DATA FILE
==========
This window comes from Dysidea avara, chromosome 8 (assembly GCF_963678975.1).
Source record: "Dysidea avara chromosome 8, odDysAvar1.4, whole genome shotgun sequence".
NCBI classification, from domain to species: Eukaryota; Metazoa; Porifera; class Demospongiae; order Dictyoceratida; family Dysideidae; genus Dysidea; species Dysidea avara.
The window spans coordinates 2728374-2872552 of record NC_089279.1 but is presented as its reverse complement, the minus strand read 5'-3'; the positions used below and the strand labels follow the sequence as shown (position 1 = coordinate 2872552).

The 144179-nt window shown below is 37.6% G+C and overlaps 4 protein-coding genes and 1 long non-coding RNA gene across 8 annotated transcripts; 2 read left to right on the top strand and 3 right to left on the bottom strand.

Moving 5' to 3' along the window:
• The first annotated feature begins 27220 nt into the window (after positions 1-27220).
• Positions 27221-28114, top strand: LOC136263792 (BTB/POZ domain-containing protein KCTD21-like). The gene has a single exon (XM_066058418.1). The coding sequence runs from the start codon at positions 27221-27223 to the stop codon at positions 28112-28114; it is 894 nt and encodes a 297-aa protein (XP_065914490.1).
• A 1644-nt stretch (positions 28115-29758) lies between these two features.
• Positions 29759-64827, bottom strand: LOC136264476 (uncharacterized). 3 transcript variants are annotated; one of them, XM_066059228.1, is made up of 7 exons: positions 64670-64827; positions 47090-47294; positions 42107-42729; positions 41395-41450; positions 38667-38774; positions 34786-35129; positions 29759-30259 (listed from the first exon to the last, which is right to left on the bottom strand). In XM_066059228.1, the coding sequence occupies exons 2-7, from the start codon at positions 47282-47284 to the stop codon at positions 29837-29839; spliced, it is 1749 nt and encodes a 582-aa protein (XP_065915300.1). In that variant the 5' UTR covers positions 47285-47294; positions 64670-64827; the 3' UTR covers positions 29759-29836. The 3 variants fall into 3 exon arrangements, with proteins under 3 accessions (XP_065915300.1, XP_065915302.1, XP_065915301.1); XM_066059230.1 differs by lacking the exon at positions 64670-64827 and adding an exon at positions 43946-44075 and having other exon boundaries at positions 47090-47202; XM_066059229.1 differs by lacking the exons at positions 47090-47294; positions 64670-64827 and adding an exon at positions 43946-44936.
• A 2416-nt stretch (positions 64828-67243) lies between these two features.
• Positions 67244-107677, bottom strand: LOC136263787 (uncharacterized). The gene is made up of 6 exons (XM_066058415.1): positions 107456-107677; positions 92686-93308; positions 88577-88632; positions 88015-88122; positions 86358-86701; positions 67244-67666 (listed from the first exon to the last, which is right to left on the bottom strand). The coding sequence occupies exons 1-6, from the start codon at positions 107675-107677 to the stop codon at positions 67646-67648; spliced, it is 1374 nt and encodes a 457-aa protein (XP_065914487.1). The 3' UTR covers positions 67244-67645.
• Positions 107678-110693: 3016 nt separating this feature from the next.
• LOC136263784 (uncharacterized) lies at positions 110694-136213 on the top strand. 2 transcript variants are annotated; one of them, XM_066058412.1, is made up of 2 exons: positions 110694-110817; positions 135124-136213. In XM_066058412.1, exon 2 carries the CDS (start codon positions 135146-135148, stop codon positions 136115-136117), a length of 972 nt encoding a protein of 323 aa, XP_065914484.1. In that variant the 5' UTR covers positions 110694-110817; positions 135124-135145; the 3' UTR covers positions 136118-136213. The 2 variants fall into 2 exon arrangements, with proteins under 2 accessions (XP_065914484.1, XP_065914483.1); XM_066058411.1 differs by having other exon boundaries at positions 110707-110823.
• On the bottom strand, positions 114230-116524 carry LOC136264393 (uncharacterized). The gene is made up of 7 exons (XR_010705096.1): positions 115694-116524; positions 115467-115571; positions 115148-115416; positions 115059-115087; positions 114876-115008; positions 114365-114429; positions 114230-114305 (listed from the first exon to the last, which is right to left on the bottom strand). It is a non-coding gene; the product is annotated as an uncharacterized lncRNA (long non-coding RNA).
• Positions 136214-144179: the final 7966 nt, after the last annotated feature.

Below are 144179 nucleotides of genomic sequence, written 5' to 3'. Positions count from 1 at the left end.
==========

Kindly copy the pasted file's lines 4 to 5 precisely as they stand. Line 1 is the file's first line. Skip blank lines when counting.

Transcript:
The window spans coordinates 2728374-2872552 of record NC_089279.1 but is presented as its reverse complement, the minus strand read 5'-3'; the positions used below and the strand labels follow the sequence as shown (position 1 = coordinate 2872552).

The 144179-nt window shown below is 37.6% G+C and overlaps 4 protein-coding genes and 1 long non-coding RNA gene across 8 annotated transcripts; 2 read left to right on the top strand and 3 right to left on the bottom strand.